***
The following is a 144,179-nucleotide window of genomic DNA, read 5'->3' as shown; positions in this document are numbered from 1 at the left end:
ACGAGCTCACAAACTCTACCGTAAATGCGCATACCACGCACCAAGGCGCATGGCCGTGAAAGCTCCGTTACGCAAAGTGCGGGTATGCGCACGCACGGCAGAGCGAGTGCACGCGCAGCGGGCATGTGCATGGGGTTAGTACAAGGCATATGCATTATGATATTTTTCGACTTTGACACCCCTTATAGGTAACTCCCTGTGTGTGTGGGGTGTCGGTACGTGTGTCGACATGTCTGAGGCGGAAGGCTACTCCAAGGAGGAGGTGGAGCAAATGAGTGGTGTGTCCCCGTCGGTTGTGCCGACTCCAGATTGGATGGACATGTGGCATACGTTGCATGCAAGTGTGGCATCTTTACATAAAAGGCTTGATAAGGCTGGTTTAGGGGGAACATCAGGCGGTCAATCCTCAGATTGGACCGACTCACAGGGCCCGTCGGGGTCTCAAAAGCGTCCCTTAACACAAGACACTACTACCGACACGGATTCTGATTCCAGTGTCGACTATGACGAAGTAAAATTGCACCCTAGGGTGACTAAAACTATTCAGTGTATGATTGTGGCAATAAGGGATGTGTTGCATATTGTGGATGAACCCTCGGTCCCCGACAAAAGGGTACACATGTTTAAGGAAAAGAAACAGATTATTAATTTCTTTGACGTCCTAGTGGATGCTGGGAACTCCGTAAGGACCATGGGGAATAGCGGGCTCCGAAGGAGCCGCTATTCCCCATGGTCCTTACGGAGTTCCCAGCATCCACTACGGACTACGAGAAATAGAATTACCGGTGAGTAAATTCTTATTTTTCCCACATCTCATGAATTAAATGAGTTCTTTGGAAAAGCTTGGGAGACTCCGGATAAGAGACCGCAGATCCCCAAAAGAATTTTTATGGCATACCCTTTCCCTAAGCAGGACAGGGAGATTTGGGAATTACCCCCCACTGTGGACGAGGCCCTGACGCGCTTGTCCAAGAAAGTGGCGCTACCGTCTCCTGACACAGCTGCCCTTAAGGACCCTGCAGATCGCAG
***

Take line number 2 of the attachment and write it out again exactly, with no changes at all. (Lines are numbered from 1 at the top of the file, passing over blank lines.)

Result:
ACGAGCTCACAAACTCTACCGTAAATGCGCATACCACGCACCAAGGCGCATGGCCGTGAAAGCTCCGTTACGCAAAGTGCGGGTATGCGCACGCACGGCAGAGCGAGTGCACGCGCAGCGGGCATGTGCATGGGGTTAGTACAAGGCATATGCATTATGATATTTTTCGACTTTGACACCCCTTATAGGTAACTCCCTGTGTGTGTGGGGTGTCGGTACGTGTGTCGACATGTCTGAGGCGGAAGGCTACTCCAAGGAGGAGGTGGAGCAAATGAGTGGTGTGTCCCCGTCGGTTGTGCCGACTCCAGATTGGATGGACATGTGGCATACGTTGCATGCAAGTGTGGCATCTTTACATAAAAGGCTTGATAAGGCTGGTTTAGGGGGAACATCAGGCGGTCAATCCTCAGATTGGACCGACTCACAGGGCCCGTCGGGGTCTCAAAAGCGTCCCTTAACACAAGACACTACTACCGACACGGATTCTGATTCCAGTGTCGACTATGACGAAGTAAAATTGCACCCTAGGGTGACTAAAACTATTCAGTGTATGATTGTGGCAATAAGGGATGTGTTGCATATTGTGGATGAACCCTCGGTCCCCGACAAAAGGGTACACATGTTTAAGGAAAAGAAACAGATTATTAATTTCTTTGACGTCCTAGTGGATGCTGGGAACTCCGTAAGGACCATGGGGAATAGCGGGCTCCGAAGGAGCCGCTATTCCCCATGGTCCTTACGGAGTTCCCAGCATCCACTACGGACTACGAGAAATAGAATTACCGGTGAGTAAATTCTTATTTTTCCCACATCTCATGAATTAAATGAGTTCTTTGGAAAAGCTTGGGAGACTCCGGATAAGAGACCGCAGATCCCCAAAAGAATTTTTATGGCATACCCTTTCCCTAAGCAGGACAGGGAGATTTGGGAATTACCCCCCACTGTGGACGAGGCCCTGACGCGCTTGTCCAAGAAAGTGGCGCTACCGTCTCCTGACACAGCTGCCCTTAAGGACCCTGCAGATCGCAG